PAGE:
A brief review of the accuracy of modern clear aligner treatment.
Clear aligners have taken the world by storm in recent years. Not only are they convenient and comfortable for the patient, but they also overcome conspicuous and negative aesthetic impacts brought on by older orthodontic treatment solutions - fixed appliances.
CAT has seen as sharp increase in accuracy in recent years, as more investments in the white label clear aligner market are being made.
Before we applaud the spectacle that is CAT, we must first accredit the person who brought it to the limelight in the first place. Kesling, in 1946 developed and introduced a series of rubber-based clear tooth positioners that could progressively align minor mispositioned teeth after a course of mandatory fixed orthodontic treatment. Later, experts explored the prospect of a fully transparent aligner system that could independently achieve minor tooth movements. The clear aligner systems including the Invisalign® system we know today came about as a result of this curious venture.
Aligner therapy works by sequentially moving the malaligned teeth in small increments with consecutive aligners to ultimately reach the desired orthodontic outcome. They are programmed to move a tooth or multiple teeth by 0.25 to 0.33 mm every 14 days. As can be expected, aligner therapy is not indicated in all orthodontic cases. While CAT is sufficient to resolve anterior crowding and molar distalization (2.5 mm), they are not equipped to modify bodily expansion of the maxillary posterior teeth, canine and premolar rotational movements, extrusion of maxillary incisors, and overbite control.
So, what seems to be the issue? Aligner therapy makes use of certain movements that allow this form of treatment to be favorable for correcting certain cases.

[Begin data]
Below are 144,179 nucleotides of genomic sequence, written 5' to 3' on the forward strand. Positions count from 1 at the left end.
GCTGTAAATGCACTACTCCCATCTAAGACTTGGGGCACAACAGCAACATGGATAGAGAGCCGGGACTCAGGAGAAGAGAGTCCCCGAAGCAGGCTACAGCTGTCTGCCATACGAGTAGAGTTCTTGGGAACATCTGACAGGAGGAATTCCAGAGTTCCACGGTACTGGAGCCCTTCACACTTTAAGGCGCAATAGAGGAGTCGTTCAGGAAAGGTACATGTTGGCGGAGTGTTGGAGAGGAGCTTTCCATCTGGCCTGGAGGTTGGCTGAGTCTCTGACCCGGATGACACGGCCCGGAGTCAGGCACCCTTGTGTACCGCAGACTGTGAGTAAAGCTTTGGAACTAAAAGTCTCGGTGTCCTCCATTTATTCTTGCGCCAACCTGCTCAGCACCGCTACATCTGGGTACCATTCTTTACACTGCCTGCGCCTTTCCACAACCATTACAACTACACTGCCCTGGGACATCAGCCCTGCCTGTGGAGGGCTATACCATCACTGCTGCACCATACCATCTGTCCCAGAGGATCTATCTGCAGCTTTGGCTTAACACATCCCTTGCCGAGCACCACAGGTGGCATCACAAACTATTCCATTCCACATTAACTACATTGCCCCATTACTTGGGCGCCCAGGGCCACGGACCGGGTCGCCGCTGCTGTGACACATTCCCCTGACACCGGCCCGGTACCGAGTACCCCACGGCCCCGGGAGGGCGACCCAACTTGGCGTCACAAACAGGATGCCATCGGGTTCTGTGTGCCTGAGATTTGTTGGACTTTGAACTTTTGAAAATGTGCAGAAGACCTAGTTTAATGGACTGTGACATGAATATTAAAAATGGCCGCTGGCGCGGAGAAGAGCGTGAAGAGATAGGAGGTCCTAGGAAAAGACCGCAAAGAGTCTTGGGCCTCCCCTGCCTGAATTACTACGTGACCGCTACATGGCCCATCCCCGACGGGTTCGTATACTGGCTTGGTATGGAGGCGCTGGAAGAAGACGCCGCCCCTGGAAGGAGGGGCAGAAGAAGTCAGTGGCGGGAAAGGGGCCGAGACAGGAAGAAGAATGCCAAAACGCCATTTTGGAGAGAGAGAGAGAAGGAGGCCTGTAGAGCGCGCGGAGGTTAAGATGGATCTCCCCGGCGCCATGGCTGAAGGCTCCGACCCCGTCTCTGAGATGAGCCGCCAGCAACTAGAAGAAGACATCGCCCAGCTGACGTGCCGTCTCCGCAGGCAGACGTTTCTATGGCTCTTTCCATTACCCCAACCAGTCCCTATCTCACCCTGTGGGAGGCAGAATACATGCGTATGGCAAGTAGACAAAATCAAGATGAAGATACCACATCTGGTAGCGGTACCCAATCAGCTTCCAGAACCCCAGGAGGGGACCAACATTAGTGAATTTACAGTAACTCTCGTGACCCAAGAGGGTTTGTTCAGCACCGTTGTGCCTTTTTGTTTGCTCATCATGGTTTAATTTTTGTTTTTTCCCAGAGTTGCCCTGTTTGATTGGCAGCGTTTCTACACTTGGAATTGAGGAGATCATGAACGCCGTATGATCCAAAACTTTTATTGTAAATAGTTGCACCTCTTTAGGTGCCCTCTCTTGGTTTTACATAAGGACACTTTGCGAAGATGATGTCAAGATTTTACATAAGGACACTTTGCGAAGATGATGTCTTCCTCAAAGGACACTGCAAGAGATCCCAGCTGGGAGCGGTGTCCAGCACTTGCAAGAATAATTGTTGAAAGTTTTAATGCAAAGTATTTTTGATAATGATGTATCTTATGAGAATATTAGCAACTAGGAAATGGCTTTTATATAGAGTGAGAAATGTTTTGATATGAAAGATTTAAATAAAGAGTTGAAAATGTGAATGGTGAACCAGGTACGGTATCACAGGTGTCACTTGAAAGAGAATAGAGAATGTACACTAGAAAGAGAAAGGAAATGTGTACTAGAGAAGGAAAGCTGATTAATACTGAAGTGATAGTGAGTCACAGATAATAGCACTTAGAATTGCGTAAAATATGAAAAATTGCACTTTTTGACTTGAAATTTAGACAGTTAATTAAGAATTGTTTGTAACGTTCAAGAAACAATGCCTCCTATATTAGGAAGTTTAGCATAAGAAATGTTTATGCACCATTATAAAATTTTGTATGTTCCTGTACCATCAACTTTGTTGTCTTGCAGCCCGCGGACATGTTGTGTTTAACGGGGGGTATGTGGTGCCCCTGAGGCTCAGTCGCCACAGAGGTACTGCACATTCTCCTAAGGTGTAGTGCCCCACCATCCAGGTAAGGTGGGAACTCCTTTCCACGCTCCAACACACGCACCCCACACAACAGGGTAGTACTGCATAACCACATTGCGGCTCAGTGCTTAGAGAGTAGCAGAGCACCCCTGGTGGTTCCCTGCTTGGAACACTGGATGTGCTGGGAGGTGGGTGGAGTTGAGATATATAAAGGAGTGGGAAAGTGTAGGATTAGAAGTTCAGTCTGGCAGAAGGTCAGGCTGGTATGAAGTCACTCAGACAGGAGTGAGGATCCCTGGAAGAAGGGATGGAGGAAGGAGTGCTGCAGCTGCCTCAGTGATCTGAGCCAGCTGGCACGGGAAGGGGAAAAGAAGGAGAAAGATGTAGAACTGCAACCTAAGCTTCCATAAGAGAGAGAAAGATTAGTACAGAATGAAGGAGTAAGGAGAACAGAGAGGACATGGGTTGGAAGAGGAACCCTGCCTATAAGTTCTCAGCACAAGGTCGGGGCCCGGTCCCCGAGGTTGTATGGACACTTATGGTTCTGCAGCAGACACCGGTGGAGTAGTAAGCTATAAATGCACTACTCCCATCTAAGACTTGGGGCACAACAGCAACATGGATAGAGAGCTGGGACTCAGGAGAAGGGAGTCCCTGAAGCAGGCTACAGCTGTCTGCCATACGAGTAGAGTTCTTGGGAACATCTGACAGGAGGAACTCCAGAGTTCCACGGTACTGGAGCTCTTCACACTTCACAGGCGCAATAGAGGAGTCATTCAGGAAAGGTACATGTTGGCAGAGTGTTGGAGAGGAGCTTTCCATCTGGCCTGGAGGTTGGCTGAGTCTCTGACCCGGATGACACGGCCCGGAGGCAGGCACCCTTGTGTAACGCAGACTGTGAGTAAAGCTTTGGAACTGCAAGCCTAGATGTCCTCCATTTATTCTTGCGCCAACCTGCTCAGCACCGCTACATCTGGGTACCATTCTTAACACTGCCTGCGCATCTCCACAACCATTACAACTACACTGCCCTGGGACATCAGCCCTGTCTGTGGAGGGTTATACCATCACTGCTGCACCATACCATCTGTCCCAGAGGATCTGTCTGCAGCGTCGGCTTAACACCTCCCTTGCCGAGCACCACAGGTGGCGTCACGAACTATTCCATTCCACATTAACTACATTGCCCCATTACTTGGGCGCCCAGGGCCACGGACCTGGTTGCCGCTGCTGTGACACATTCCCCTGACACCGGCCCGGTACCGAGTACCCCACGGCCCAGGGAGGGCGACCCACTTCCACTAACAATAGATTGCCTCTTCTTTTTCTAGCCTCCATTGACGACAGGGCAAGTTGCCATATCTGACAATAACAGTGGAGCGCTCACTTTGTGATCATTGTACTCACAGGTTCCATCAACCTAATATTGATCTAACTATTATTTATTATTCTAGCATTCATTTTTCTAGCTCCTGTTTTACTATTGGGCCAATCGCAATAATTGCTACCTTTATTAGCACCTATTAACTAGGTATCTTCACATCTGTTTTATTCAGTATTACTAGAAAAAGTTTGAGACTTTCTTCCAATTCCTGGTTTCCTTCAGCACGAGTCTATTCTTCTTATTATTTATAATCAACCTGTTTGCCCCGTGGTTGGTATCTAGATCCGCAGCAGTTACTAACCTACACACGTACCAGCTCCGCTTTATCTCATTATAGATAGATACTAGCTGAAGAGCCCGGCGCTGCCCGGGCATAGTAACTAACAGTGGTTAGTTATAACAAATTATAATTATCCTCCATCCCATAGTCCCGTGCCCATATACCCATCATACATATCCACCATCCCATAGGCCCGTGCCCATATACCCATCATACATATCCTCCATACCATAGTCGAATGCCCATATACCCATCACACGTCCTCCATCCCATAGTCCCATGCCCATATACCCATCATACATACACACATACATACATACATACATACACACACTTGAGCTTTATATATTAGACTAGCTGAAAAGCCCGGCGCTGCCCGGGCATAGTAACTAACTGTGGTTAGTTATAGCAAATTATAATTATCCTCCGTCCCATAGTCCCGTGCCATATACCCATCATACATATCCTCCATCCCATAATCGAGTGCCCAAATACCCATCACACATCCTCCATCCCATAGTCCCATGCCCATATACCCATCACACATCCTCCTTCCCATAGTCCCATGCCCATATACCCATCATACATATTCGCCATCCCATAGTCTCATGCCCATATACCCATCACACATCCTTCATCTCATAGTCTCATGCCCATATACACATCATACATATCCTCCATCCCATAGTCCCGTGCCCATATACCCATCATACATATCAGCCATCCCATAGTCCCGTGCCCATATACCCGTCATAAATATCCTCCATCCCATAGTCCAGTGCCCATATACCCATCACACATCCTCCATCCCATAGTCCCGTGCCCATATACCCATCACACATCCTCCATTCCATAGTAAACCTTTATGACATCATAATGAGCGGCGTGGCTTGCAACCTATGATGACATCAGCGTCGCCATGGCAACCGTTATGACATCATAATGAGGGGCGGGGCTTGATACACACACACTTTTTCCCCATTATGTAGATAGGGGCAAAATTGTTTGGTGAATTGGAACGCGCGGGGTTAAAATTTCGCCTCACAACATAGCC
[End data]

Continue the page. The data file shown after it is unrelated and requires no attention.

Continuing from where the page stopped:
Which are reliable movements in aligners?
Although the idea of using consecutive clear thermoplastic appliances to align teeth is empathetic, it can also be ambitious in some aspects. According to a study, the average rate of accuracy of three movements - rotation, mesiodistal tipping, and vestibulolingual tipping was 70.6% in the anterior tooth region. Overall, the rate was 73.6% across both full arches.
Out of all the movements, mesiodistal tipping was the most predictable movement. It achieved a mean accuracy of 82.5%. Individually, rotation reached 66.8% accuracy and vestibulolingual tipping was 72.9%. Mesiodistal tipping of the canines, premolars, and molars showed a high accuracy index in the upper arch as compared to the lower arch.
Another study concluded that since some tooth movements displayed a significant difference between predicted and achieved positions of the teeth, it could be greatly beneficial for the patient to go through the treatment. They said that the evaluation of the treatment after the 15th aligner would be greatly valuable.
Some movements are achieved significantly easier with aligners than others. Choosing the right treatment technique specific to the patient's orthodontic condition is vital to ensure optimal results.
Would you like to know more about choosing the optimal treatment technique and getting started with treating your patients with clear aligners?
Learn more in our recent article on how to sell clear aligners like a pro!